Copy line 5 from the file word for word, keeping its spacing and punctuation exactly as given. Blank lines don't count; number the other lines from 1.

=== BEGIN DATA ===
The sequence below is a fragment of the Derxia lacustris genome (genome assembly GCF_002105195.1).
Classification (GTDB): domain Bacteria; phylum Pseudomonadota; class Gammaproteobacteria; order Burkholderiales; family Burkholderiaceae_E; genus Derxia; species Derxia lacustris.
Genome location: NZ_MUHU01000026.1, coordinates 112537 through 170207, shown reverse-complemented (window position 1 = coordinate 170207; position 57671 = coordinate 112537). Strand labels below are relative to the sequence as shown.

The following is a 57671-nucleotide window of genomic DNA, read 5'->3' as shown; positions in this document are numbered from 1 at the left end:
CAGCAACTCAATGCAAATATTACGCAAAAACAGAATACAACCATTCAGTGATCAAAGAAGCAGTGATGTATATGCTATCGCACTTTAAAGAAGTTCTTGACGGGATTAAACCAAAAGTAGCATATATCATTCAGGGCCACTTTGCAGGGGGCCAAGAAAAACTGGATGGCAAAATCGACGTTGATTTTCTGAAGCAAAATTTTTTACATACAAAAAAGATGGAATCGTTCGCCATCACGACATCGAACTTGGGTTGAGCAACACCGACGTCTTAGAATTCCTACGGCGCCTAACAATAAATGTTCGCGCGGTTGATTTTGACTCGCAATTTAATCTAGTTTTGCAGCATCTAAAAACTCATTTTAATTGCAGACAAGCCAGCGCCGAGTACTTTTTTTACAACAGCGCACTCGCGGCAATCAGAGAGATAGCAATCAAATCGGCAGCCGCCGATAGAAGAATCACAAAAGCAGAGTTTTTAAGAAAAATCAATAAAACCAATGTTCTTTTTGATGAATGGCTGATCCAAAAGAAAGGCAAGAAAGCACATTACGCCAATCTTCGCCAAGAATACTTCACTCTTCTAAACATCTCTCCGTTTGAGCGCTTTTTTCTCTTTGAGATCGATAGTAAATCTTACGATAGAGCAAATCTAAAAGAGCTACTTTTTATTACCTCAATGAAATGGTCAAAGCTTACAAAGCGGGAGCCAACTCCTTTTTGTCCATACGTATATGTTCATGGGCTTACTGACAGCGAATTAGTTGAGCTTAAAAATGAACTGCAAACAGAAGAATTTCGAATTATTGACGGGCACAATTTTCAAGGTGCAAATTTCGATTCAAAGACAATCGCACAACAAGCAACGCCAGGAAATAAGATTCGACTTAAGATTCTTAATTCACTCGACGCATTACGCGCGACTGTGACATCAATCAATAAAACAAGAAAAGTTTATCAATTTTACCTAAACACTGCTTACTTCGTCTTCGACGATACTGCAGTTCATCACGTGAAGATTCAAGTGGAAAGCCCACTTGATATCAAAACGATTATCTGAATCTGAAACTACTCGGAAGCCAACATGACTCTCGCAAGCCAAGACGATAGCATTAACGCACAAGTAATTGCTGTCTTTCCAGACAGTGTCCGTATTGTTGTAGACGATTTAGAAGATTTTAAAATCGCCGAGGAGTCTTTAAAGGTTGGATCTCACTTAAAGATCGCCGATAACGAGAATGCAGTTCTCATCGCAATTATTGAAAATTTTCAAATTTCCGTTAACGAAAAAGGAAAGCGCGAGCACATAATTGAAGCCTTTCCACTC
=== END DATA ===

CAGCAACTCAATGCAAATATTACGCAAAAACAGAATACAACCATTCAGTGATCAAAGAAGCAGTGATGTATATGCTATCGCACTTTAAAGAAGTTCTTGACGGGATTAAACCAAAAGTAGCATATATCATTCAGGGCCACTTTGCAGGGGGCCAAGAAAAACTGGATGGCAAAATCGACGTTGATTTTCTGAAGCAAAATTTTTTACATACAAAAAAGATGGAATCGTTCGCCATCACGACATCGAACTTGGGTTGAGCAACACCGACGTCTTAGAATTCCTACGGCGCCTAACAATAAATGTTCGCGCGGTTGATTTTGACTCGCAATTTAATCTAGTTTTGCAGCATCTAAAAACTCATTTTAATTGCAGACAAGCCAGCGCCGAGTACTTTTTTTACAACAGCGCACTCGCGGCAATCAGAGAGATAGCAATCAAATCGGCAGCCGCCGATAGAAGAATCACAAAAGCAGAGTTTTTAAGAAAAATCAATAAAACCAATGTTCTTTTTGATGAATGGCTGATCCAAAAGAAAGGCAAGAAAGCACATTACGCCAATCTTCGCCAAGAATACTTCACTCTTCTAAACATCTCTCCGTTTGAGCGCTTTTTTCTCTTTGAGATCGATAGTAAATCTTACGATAGAGCAAATCTAAAAGAGCTACTTTTTATTACCTCAATGAAATGGTCAAAGCTTACAAAGCGGGAGCCAACTCCTTTTTGTCCATACGTATATGTTCATGGGCTTACTGACAGCGAATTAGTTGAGCTTAAAAATGAACTGCAAACAGAAGAATTTCGAATTATTGACGGGCACAATTTTCAAGGTGCAAATTTCGATTCAAAGACAATCGCACAACAAGCAACGCCAGGAAATAAGATTCGACTTAAGATTCTTAATTCACTCGACGCATTACGCGCGACTGTGACATCAATCAATAAAACAAGAAAAGTTTATCAATTTTACCTAAACACTGCTTACTTCGTCTTCGACGATACTGCAGTTCATCACGTGAAGATTCAAGTGGAAAGCCCACTTGATATCAAAACGATTATCTGAATCTGAAACTACTCGGAAGCCAACATGACTCTCGCAAGCCAAGACGATAGCATTAACGCACAAGTAATTGCTGTCTTTCCAGACAGTGTCCGTATTGTTGTAGACGATTTAGAAGATTTTAAAATCGCCGAGGAGTCTTTAAAGGTTGGATCTCACTTAAAGATCGCCGATAACGAGAATGCAGTTCTCATCGCAATTATTGAAAATTTTCAAATTTCCGTTAACGAAAAAGGAAAGCGCGAGCACATAATTGAAGCCTTTCCACTC